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A truly great movie does two things: entertains and uplifts. It must be a fantastic work of craftsmanship in order to properly demonstrate important spiritual truths. The legendary Catholic director Frank Capra said of filmmaking that “there are no rules, only sins, and the cardinal sin is dullness.” A film must have a compelling story that is brilliantly told. If the film is boring the message will not permeate the audience, even when the story is theologically outstanding.

Every film gives moral instruction, even a cartoonish monster fest like Pacific Rim (courage, political unity, risk taking, self-sacrifice, among others). Not every story will have a happy ending, but it must be morally conclusive to be convincing. A Tale of Two Cities is nowhere near cheerful, but it gives Sydney Carton a chance for redemption. What makes a film truly great is that it contributes to the continuing evangelization of the gospel in the model of Jesus who told parables to help people understand the Kingdom of God.

A film does not have to be explicitly Catholic to do this. Fiddler on the Roof does a far better job explaining the spiritual state of man than many films that simply contain priests or nuns. Jesus said that “whoever is not against us is for us.” Catholicism is not just a religious institution; it is the truth of reality. Thus, Catholics should not be surprised when non-Catholics create art that evokes God’s glory. Truth can come from unlikely places.

The following is a list of my choices of the ten best films of 2013 using the previous criteria. It is by no means a perfect list because 1) it is impossible to see every film released, 2) this list only includes things that had a fairly wide American release, and 3) most of the year’s great films are released in November and December as a cluster, making many good movies difficult to catch. Like the Talmud, this list encourages discussion, commentary, disagreement, and more listing making. Enjoy!

1. Man of Steel – Krypton’s Kal-El saves Earth from a truly disturbing villain who has an all too familiar agenda in Zack Synder’s reboot of the Superman franchise, which is everything a superhero movie should be: fun, dramatic, and deeply Christological. Read my CWR review, “Man of Steel and Cross of Wood” (June 19, 2013). A Five Reel Film

2. Gravity – Alfonso Cuarón’s soaring cinematic experience follows an astronaut stranded in space as she tries to find her way home, inspiring awe in God’s creation and trust in the communion of saints. Read my CWR review, “Space for Awe and Gratitude” (Oct. 8, 2013). A Five Reel Film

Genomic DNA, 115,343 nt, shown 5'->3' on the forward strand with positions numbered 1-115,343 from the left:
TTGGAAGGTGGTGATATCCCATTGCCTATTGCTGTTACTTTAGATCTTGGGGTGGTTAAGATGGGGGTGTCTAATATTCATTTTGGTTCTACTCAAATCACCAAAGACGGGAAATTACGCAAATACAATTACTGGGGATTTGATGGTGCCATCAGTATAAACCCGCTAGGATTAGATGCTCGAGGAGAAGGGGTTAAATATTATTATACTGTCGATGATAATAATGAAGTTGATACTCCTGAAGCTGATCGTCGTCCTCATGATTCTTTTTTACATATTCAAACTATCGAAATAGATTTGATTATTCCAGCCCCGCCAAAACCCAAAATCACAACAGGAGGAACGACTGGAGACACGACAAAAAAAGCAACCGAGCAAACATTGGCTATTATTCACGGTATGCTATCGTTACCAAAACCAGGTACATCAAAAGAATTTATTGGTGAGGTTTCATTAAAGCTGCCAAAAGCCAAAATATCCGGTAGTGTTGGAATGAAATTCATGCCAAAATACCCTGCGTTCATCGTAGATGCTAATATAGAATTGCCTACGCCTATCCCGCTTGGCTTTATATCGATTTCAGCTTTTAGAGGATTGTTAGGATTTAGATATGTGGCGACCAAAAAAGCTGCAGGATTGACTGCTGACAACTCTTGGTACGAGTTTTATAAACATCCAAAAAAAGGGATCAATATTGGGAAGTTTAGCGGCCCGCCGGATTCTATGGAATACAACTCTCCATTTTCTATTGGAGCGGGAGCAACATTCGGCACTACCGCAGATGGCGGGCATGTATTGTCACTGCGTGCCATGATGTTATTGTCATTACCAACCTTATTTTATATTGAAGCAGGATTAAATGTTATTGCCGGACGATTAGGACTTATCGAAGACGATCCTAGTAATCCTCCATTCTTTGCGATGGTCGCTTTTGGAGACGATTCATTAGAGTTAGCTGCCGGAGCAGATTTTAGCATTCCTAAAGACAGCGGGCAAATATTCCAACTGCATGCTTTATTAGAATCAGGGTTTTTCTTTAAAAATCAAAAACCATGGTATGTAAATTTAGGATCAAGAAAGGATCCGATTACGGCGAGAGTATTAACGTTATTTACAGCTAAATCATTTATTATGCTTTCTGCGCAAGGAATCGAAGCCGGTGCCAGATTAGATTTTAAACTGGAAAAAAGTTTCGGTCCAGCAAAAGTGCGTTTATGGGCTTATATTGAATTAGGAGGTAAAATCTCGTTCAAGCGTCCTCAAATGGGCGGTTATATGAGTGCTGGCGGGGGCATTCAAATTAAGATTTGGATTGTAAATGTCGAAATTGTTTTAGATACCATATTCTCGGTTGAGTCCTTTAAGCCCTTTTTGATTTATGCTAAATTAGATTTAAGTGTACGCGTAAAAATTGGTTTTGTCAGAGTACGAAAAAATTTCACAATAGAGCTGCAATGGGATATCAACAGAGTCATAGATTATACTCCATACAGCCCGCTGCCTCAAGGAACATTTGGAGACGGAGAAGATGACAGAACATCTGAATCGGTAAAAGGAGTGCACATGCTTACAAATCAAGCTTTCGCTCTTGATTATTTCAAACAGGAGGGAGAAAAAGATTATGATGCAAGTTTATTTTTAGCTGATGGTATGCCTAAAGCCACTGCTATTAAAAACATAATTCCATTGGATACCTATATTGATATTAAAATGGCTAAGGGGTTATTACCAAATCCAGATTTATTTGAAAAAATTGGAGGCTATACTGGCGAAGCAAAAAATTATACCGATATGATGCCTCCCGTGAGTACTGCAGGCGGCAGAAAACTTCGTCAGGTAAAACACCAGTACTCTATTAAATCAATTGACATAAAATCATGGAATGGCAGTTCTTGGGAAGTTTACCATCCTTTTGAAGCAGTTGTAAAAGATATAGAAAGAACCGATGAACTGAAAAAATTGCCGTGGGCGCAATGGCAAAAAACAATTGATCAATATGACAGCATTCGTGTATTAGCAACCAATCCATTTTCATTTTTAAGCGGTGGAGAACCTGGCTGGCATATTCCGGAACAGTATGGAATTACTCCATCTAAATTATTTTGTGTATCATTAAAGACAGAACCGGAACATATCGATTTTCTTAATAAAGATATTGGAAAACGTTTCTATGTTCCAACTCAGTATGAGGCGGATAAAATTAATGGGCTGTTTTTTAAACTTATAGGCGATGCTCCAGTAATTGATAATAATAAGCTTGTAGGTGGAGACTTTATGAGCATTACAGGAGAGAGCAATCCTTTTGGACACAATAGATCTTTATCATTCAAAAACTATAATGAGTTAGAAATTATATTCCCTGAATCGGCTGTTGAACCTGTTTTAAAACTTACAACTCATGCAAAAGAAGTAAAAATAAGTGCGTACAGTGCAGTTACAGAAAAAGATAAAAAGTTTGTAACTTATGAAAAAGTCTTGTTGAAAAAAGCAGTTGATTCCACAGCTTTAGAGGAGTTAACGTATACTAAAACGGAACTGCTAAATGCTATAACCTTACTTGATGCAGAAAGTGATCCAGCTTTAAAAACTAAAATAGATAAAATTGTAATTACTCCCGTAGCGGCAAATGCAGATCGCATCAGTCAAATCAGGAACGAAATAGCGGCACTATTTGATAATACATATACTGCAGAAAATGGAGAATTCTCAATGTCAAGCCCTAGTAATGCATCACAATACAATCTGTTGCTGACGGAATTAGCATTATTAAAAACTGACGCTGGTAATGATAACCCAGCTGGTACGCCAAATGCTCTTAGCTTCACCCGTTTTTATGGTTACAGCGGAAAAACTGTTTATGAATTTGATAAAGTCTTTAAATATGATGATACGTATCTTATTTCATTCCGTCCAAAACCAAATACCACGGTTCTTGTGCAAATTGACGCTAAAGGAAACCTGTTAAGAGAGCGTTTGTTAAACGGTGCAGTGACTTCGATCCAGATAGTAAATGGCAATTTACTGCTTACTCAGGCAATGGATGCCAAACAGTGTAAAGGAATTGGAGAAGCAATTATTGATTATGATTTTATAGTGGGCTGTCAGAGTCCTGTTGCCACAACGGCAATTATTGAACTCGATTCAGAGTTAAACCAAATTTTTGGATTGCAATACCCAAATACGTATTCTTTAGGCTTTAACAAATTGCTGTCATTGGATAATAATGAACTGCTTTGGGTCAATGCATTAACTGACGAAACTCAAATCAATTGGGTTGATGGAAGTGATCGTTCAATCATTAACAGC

3. Frozen – With catchy songs, beautiful cinematography, and a fantastic script, Disney’s latest masterpiece demonstrates the transformative power of love to melt any frozen heart. Read my CWR review, “Warming the Coldest Hearts” (Dec. 5, 2013). A Five Reel Film

4. Captain Phillips – Paul Greengrass’s docudrama is a taut thriller about the real hijacking of the MV Maersk Alabama that celebrates American heroism without demonizing or condoning the enemy. Read my CWR review, “Captain Courageous” (Oct. 23, 2013).

5. 12 Years a Slave – Steve McQueen’s harrowing adaptation of Solomon Northup’s kidnapping and decade in slavery highlights the inherit dignity of every human being and the triumph of goodness over evil. Read my CWR review, “Universal Truths” (Nov. 7, 2013).

6. Prisoners – Two fathers have their daughters abducted during Thanksgiving resulting in a dark and disturbing meditation on reality of sin and importance of God’s providence. Read my CWR review, “Prisoners of Sin” (Sept. 23, 2013).

7. Warm BodiesRomeo and Juliet meets The Walking Dead in this funny, strange, and oddly touching story of a teenage romance between a zombie and his food living girlfriend.

8. Philomena – A sad but sweet story of a women looking for the son she was forced to give up for adoption 50 years earlier and the faith that supports her—a faith that the journalist telling her story finds impossible to accept.

9. Monsters University – Pixar’s latest adventure finds Sully and Mike in their college days as they compete in the Scare Games and become best friends learning that childhood dreams aren’t always what they seem. See my CWR review, “Monsters of Our Better Nature” (June 28, 2013).

10. Despicable Me 2 – This sequel finds Gru, now retired from the bad guy business and embracing the job of full time dad, recruited to find and stop a super villain while learning the value of the nuclear family including a mother for his three daughters.

Honorable Mention: Blackfish, The Butler, The Conjuring, Elysium, The Hunger Games: Catching Fire, The Hobbit: Desolation of Smaug, and Pacific Rim

 
About the Author
Nick Olszyk 

Nick Olszyk is Chair of the Department of Religion at Cornelia Connelly School in Anaheim, CA. He has directed several short films and is the new father of the aptly named Nick Jr. He was raised on bad science movies, jelly beans, and TV shows that make fun of bad science fiction movies. Visit him online at his website, Catholic Cinema Crusade.
 
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